|Admitting a youthful dalliance with soft drugs has almost become a rite-of-passage for Britain's politicians in recent years.|
Everyone from Conservative chairman Francis Maude to home secretary Charles Clarke has owned up to puffing the occasional joint in their youth.
Provided the "experimentation" was brief, firmly in the past and subsequently regretted, the story is swiftly forgotten.
Yet - as would-be Tory leader David Cameron is finding out - the drugs issue still has the power to land politicians in hot water with the media and party colleagues.
Mr Cameron - unlike his three leadership rivals - has refused to say whether he has ever taken drugs or not.
Put on the spot by Observer journalist Andrew Rawnsley at a party conference fringe meeting, Mr Cameron said: "I had a normal university experience, if I can put it like that."
Pressed further on the subject in a later television interview, he said: "I did lots of things before I came into politics which I shouldn't have done. We all did."
Then, on Thursday, while admitting nothing specific on the issue, Mr Cameron told BBC One's Question Time: "I'm allowed to have had a private life before politics in which we make mistakes and we do things that we should not and we are all human and we err and stray".
Under normal circumstances, Mr Cameron might have been tempted to be more forthcoming about what he got up to in his student days at Oxford University.
But in the fevered atmosphere of a party leadership contest, his reticence is, perhaps, understandable. Mr Cameron cannot risk alienating potential voters.
He will also know, argues Mr Rawnsley, that far from ending speculation, owning up to recreational drug use - if that is indeed what he got up to in the past - would lead to more questions such as "what did he take?" and "how much?".
The danger, Mr Rawnsley adds, is that Mr Cameron will begin to appear "evasive" - an image at odds with the fresh, candid one he is trying is trying to project.
Several of Mr Cameron's Conservative colleagues - including leadership rival Ken Clarke - have backed his right to remain silent on the issue.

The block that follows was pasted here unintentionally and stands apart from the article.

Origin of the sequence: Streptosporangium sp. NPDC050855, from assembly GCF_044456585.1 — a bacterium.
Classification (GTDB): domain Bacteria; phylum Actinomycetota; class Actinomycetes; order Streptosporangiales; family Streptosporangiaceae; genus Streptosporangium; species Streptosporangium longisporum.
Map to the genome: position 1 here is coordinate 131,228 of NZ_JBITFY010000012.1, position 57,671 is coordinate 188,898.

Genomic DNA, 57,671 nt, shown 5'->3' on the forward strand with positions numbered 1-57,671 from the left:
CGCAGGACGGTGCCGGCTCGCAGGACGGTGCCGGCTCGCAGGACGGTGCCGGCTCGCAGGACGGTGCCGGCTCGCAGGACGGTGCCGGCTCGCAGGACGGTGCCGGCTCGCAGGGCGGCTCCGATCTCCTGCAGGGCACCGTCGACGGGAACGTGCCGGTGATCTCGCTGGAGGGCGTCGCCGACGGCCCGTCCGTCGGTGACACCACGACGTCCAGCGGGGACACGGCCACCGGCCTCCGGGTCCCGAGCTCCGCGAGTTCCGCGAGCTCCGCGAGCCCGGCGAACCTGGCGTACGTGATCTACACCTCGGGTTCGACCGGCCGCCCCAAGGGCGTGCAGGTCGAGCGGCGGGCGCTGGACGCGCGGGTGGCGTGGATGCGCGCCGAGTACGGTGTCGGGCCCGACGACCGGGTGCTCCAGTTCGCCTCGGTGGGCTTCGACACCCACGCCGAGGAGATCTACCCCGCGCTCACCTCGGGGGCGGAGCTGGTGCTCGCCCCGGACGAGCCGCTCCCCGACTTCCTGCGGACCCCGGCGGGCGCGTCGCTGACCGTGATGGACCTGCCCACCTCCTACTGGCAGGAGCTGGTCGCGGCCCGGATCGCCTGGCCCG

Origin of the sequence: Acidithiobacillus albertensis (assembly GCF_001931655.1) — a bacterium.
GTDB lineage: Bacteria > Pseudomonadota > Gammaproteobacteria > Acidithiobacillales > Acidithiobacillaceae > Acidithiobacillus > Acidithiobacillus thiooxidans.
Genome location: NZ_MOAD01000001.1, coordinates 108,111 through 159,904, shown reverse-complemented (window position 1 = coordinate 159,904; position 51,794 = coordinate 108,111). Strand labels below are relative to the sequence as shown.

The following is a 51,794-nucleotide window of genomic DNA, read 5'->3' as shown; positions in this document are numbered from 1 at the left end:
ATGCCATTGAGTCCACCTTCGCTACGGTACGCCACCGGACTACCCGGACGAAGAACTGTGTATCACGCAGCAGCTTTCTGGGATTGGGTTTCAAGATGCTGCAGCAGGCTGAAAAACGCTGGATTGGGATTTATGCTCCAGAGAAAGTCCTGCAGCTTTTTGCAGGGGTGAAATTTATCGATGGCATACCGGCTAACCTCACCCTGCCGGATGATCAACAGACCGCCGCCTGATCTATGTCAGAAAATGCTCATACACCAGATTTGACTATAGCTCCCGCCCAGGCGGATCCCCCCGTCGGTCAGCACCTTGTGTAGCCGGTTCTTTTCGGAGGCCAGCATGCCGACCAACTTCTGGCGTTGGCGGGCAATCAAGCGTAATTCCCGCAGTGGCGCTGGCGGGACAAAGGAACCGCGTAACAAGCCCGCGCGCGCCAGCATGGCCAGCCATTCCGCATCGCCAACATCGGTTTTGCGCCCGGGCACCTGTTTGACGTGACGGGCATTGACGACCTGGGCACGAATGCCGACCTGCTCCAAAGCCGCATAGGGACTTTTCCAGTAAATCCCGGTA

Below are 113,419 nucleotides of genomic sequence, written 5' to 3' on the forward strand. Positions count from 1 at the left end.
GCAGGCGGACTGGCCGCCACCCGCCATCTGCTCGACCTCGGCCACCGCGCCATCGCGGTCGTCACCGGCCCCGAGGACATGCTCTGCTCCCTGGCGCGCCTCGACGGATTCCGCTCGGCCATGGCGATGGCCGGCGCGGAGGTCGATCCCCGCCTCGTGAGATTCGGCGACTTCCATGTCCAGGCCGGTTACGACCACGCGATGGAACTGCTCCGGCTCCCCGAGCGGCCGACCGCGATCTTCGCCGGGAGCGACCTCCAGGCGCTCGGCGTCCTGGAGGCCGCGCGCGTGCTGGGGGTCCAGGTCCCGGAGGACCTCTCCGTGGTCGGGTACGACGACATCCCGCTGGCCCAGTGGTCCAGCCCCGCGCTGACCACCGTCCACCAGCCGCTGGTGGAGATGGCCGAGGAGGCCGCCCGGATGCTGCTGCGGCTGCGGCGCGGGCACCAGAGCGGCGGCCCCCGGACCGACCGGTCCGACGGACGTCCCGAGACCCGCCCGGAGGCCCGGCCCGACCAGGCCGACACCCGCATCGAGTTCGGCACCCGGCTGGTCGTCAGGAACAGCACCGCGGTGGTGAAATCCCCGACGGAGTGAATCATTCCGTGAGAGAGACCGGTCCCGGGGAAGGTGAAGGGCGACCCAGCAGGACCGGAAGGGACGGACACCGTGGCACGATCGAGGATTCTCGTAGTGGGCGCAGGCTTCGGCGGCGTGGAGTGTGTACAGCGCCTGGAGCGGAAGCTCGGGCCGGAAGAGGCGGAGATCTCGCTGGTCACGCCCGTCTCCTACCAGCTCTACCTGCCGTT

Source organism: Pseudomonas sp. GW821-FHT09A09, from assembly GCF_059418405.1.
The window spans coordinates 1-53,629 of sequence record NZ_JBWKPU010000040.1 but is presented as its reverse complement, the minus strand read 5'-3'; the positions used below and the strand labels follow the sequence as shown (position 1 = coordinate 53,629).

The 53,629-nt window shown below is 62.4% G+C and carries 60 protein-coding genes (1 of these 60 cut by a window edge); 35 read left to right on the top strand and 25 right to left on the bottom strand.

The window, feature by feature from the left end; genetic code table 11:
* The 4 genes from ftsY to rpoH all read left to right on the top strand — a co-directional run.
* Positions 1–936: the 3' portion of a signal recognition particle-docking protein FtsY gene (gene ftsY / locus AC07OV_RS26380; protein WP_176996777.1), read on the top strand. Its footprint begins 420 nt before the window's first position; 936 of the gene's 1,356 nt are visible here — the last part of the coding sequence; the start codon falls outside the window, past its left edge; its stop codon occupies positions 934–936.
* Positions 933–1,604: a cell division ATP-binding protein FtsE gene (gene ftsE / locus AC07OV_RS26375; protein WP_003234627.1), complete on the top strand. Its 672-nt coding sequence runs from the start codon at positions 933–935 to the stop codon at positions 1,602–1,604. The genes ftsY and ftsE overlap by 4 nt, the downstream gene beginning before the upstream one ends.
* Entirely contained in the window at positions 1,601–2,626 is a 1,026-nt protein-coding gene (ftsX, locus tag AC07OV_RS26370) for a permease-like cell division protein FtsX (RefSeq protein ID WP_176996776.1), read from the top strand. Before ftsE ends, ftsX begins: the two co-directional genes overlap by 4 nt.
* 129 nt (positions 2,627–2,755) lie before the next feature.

They argue that as long as his alleged indiscretions are in the past - and do not involve hard drugs or any other potential scandal - then they should remain his business.
But even with politicians on all sides increasingly calling for a "mature debate" on the issue - and previously taboo subjects such as homosexuality increasingly acceptable in Westminster - drugs remains a tricky area.
Drug abuse and the damage it causes to families, individuals and the economy is likely to remain near the top of the political agenda.
And the public remains sensitive to any whiff of hypocrisy - as opposed to something more exotic - emanating from its politicians.
When in 2000, then shadow home secretary Ann Widdecombe came up with the idea of £100 fines for people caught with even the smallest amount of cannabis, the policy was instantly undermined by a parade of shadow cabinet ministers owning up to past drug use.
Eight members came out as having used cannabis, including Francis Maude , shadow industry secretary David Willetts and shadow environment secretary Oliver Letwin .
Tim Yeo , then agriculture spokesman but now a backbencher, told the Times: "I was offered it on occasion and enjoyed it. I think it can have a much pleasanter experience than having too much to drink."
His career did not seem to suffer a permanent hangover, as he later became party spokesman on both health and education.
Labour's Charles Clarke admitted in 1997, the year he became an MP, that he had taken drugs "a couple of times in my late teens". He is now home secretary.
In 2002, having left politics, the late Mo Mowlam wrote in her autobiography that she had tried cannabis.
Then drugs czar Keith Halliwell said he advised Ms Mowlam to come clean about her youthful experimentation after learning she was involved with drugs at university.
Altogether, at least 31 current MPs have gone public over previous drugs use.
But like much else in politics, a lot depends on the timing and context of any admission - and whether there has been attempt at a cover-up.
The highest-profile politicians - the leaders or would-be leaders - still tend to remain coy, or adamant in denial.
Former US President Bill Clinton famously admitted using cannabis, but not inhaling.
Prime Minister Tony Blair was criticised in some quarters for inviting unashamed drug user Noel Gallagher to Number 10.
But on the subject of whether he has ever taken illegal drugs himself, Mr Blair has remained silent.
Whether Mr Cameron is able to follow his example will be tested over the next few days and weeks.